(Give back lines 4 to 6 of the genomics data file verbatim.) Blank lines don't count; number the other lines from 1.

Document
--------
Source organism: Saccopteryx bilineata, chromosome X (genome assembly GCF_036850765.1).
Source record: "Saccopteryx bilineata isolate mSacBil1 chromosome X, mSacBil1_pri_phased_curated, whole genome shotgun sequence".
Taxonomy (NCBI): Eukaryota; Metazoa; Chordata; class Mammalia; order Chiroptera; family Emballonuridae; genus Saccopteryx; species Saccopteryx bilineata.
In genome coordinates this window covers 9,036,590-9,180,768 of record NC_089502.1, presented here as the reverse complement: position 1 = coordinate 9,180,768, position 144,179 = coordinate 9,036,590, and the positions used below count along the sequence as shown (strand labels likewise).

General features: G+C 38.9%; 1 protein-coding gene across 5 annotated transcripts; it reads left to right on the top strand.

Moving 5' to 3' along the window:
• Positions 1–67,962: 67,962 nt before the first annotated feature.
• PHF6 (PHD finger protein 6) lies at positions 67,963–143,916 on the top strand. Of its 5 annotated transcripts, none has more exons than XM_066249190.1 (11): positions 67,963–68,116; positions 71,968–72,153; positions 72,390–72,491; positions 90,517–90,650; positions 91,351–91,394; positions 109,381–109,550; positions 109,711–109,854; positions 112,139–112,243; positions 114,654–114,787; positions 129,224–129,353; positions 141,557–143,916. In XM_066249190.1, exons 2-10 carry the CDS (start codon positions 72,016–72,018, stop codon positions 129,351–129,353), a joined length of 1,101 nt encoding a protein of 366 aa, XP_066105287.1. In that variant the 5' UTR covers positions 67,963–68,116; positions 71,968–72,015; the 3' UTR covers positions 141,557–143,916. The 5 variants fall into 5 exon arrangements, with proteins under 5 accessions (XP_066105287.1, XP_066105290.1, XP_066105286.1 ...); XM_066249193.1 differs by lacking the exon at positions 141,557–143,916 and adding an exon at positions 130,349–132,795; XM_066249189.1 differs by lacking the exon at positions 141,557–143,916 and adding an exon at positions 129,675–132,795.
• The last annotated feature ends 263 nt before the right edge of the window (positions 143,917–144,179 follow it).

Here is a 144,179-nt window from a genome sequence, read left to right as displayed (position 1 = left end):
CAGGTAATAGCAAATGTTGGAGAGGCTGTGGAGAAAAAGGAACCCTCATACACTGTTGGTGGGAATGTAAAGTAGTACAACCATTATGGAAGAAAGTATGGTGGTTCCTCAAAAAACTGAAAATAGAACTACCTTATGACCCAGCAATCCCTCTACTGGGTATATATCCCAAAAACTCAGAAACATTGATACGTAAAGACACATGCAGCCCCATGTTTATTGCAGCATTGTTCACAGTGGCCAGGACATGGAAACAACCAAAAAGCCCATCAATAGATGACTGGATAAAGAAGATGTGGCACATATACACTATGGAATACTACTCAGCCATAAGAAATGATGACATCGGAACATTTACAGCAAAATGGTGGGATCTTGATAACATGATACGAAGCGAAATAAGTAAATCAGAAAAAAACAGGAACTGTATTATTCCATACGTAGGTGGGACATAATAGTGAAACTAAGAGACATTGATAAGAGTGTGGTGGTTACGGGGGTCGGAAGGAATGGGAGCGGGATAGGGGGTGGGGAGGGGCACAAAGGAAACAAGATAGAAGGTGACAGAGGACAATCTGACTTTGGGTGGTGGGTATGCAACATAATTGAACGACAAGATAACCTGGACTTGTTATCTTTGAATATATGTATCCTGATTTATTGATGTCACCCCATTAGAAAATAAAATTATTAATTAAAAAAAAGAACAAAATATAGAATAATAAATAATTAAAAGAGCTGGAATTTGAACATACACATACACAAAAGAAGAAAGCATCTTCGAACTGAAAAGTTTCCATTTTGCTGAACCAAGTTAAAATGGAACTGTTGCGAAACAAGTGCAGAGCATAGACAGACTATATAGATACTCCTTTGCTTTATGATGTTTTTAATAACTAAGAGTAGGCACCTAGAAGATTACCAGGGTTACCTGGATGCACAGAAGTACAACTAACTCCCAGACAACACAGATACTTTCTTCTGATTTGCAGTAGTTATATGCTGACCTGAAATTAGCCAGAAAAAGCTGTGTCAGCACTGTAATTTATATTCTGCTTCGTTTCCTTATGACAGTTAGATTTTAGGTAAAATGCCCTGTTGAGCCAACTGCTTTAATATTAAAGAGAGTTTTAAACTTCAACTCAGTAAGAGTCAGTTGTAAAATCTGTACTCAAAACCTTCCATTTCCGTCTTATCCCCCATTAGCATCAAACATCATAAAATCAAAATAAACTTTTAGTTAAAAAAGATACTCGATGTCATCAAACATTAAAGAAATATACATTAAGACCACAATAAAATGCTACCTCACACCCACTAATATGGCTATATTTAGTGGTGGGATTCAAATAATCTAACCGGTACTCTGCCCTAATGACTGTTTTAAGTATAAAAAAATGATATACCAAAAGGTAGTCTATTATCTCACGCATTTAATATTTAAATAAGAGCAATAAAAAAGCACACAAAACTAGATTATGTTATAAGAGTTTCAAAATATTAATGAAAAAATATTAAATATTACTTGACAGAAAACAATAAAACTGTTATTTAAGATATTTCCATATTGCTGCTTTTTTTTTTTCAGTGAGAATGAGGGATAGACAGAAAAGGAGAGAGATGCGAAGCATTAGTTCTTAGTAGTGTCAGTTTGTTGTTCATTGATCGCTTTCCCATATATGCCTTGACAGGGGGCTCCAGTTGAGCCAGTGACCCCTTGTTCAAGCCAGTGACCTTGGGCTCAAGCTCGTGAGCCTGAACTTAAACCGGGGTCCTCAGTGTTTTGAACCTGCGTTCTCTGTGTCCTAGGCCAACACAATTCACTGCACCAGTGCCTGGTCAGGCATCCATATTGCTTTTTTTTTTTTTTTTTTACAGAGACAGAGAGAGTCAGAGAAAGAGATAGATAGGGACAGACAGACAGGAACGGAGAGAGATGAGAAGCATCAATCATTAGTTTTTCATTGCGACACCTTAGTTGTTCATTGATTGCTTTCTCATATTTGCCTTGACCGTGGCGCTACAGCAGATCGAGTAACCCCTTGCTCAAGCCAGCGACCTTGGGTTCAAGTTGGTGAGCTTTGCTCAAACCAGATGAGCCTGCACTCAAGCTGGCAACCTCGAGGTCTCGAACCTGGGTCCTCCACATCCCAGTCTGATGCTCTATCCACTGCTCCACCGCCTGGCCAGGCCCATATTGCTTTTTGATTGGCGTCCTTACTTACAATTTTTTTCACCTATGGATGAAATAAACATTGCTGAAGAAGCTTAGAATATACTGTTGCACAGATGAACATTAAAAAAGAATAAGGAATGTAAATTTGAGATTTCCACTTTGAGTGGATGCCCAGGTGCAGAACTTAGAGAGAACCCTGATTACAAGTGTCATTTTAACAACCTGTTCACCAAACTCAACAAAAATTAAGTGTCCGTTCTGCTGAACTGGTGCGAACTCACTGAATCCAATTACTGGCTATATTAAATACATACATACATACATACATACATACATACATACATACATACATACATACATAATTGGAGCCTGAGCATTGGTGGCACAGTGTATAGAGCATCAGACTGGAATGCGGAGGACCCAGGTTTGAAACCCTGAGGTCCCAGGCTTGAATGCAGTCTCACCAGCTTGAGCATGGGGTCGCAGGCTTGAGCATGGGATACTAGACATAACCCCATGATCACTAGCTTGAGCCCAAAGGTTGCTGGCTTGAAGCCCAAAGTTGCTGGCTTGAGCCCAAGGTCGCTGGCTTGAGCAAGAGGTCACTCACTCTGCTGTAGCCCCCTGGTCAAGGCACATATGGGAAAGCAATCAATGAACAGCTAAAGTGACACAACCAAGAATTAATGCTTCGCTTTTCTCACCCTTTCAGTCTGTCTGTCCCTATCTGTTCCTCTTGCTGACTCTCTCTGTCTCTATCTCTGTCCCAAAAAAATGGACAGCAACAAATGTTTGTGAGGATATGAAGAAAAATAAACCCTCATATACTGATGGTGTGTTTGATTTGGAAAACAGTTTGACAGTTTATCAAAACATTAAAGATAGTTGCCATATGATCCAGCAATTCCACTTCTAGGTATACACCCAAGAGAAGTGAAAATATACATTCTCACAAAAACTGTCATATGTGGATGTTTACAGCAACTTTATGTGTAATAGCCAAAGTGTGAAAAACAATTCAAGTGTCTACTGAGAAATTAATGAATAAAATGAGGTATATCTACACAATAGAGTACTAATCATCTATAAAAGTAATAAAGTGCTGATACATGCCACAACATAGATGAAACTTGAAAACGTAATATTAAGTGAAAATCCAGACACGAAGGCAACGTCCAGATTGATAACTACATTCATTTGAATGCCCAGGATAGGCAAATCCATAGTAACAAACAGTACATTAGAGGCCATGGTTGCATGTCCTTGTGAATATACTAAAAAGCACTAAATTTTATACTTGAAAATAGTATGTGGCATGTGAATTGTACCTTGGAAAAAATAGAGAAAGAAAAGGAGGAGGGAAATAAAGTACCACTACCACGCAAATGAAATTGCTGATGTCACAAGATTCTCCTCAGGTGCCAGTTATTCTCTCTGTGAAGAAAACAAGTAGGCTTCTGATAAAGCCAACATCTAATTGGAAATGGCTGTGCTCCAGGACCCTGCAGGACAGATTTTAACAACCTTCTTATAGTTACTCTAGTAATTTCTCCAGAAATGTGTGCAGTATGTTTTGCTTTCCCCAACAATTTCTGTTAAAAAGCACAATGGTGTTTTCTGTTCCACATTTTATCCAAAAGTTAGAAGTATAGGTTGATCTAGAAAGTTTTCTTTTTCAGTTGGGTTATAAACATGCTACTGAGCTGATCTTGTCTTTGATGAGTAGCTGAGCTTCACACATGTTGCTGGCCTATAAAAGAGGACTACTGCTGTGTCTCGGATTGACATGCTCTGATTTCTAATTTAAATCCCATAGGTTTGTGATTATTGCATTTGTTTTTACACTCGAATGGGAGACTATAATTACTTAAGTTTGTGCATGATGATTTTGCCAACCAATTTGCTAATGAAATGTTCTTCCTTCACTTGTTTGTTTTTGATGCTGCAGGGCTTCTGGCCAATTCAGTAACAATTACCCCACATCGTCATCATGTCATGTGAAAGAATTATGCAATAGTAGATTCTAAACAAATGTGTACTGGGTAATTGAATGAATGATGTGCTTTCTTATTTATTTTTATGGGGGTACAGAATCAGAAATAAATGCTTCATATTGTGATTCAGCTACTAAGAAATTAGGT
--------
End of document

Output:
In genome coordinates this window covers 9,036,590-9,180,768 of record NC_089502.1, presented here as the reverse complement: position 1 = coordinate 9,180,768, position 144,179 = coordinate 9,036,590, and the positions used below count along the sequence as shown (strand labels likewise).

General features: G+C 38.9%; 1 protein-coding gene across 5 annotated transcripts; it reads left to right on the top strand.

Moving 5' to 3' along the window: